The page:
Pikes/Pines is our new series exploring the natural world of Capitol Hill. Let us know how you like it in comments.
The study of geology probably isn’t on the top of your list of exciting activities. After all, what appears more inert and slow than the rocks and soil beneath of feet? However, geology relates literally to the foundation of lives and has interesting stories to tell — even especially on Capitol Hill.
As Pikes/Pines will weave stories of Hill natural history, there’s no better place to begin than with the ground we live on. Despite our manipulated urban setting, our soil’s makeup is the baseline for all that happens here. Part of that story involves the tremendous churning of ice.
At least six times over the last 2 million years, our region was scoured by various extensions of sprawling ice sheets. The Cordilleran ice sheet, which covered much of modern day Western Canada as well as Northern Washington, Idaho, and Montana, pounded the Puget Sound basin, thrusting down from the Fraser River basin. At maximums, the ice in our area would have been around 3,000 feet thick. This repeated advancing and receding, shoved and washed about soil, rocks, and just about anything else in the way, creating successive deposits over previous sedimentary and volcanic deposits. Then, around 10,000 years ago the ice receded completely. Left behind in our Puget Lowlands were layered piles of glacial till, sedimentary jumbles of rocks, sand, and clay. This jumble is what Capitol Hill sits on.
A map of Capitol Hill’s subsurface geology reveals that unlike many areas of central Seattle perched on fill dirt or squashed hills, we remain on mostly original glacial till.
Relatively soon after settlers first arrived in 1851, they set about major environmental renovations. By the 1880s Capitol Hill was completely denuded of the original forest. However, it remained mostly geologically intact, aside from minor pushing about of soil for construction. Our high point, Volunteer Park, also remains an unchanged 451 feet.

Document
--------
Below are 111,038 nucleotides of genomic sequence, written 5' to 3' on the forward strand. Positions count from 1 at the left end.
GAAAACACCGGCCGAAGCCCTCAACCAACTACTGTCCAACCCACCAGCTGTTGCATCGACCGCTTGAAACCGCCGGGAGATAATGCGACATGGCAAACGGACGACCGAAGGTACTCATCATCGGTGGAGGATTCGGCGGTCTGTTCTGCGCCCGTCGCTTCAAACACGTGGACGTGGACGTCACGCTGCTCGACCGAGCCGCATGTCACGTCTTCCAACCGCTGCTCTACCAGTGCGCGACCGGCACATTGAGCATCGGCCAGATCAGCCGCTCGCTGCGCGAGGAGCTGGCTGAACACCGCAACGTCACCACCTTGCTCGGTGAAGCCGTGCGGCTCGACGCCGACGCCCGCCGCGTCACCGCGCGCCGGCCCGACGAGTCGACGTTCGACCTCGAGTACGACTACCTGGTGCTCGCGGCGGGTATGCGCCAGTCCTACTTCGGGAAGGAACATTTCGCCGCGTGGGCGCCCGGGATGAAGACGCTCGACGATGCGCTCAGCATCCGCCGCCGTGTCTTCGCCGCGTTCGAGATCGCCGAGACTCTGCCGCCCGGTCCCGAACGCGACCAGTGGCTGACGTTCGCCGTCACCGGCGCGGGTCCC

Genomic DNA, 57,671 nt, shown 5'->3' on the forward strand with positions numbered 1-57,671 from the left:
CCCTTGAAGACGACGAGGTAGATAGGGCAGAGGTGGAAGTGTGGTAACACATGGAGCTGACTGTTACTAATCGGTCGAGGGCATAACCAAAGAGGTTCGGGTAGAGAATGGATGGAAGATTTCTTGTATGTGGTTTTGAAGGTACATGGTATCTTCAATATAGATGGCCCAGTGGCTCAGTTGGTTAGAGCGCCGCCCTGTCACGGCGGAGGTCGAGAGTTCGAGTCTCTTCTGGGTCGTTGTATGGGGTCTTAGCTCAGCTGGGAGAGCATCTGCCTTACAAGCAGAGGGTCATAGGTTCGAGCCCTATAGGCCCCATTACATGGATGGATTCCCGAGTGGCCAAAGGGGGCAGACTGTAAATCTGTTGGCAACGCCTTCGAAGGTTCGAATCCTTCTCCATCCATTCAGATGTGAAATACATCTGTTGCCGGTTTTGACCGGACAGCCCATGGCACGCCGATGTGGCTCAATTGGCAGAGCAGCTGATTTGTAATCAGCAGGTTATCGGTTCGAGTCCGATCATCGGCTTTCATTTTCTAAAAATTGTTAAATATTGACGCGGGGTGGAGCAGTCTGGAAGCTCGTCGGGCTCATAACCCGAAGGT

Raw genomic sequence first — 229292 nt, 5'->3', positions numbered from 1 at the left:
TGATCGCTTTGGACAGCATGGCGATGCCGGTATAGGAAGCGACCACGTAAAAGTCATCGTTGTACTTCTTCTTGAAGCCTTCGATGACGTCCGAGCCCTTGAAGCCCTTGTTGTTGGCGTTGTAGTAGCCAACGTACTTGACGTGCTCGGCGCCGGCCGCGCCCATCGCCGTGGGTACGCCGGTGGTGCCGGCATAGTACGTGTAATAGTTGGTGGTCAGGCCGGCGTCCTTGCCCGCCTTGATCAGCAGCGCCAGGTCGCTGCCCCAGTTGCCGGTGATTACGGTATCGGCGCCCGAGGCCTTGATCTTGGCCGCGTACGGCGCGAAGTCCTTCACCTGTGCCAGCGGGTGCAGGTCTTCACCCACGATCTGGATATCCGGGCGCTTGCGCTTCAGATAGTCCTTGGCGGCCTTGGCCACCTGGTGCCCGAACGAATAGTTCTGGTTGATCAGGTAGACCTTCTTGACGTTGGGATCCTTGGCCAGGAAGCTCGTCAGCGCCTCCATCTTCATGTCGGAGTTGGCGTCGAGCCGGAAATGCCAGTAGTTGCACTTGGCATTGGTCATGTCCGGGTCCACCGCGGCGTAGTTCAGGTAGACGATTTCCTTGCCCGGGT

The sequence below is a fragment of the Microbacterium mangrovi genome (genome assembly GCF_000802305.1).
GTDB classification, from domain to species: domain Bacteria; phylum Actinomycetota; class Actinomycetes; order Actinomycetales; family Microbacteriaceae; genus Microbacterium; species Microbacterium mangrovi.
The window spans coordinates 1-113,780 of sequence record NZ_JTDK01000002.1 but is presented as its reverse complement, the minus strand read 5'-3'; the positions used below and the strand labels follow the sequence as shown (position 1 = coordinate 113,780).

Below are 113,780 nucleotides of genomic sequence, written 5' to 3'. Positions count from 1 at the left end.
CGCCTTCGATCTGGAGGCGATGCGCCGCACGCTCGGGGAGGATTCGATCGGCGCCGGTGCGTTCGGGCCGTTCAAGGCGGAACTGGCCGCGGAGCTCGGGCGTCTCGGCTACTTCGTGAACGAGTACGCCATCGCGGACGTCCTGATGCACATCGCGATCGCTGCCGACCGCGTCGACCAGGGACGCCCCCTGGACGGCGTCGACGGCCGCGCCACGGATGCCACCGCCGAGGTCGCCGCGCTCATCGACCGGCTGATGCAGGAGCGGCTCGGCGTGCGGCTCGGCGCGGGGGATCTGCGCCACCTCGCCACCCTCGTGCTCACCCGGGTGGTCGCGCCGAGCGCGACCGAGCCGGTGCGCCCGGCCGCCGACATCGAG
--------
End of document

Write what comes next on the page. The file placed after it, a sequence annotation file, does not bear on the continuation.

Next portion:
Glacial till has its challenges to urban life. Ever spent time digging in the ground around here? Unless you’ve amended the soil, you’ll likely discover a gravelly mess interlaced with large rocks, horrible clay deposits, and sometimes large chunks of wood. Native plants manage very well with this, but imported plants often need copious babying and changes in soil to flourish.
The boring to create tunnels for the U-Link light rail has also had to navigate our soil challenges. The rocks mixed in till aren’t all small, the tunnel building put Brenda the drill in contact with many boulders. Till also isn’t exactly the most stable, which means the engineers had to be sure they didn’t sink buildings in their wake (even an inch is a serious concern for property owners).
All said, I deeply appreciate one aspect of our unstable soils: We haven’t managed to cover every single inch with cement.
Over the years, engineers have overcome instability in many places, but green spaces have persisted in areas either too troublesome to build on or because landowners decided it wasn’t worth the effort. These “undesirable” locations have given way to places like St. Mark’s greenbelt. If our neighborhood was completely flat, we’d still have parks, but likely little or no largely unmanaged green spaces, which are reservoirs for nature.
Unless we have an earthquake or one of our adjacent volcanoes acts up, most of us don’t think about geology every day. I think that’s alright. However, it’s also worth imaging a time when thousand of feet of ice covered Puget Sound basin and how that has shaped our neighborhood, and ultimately its nature.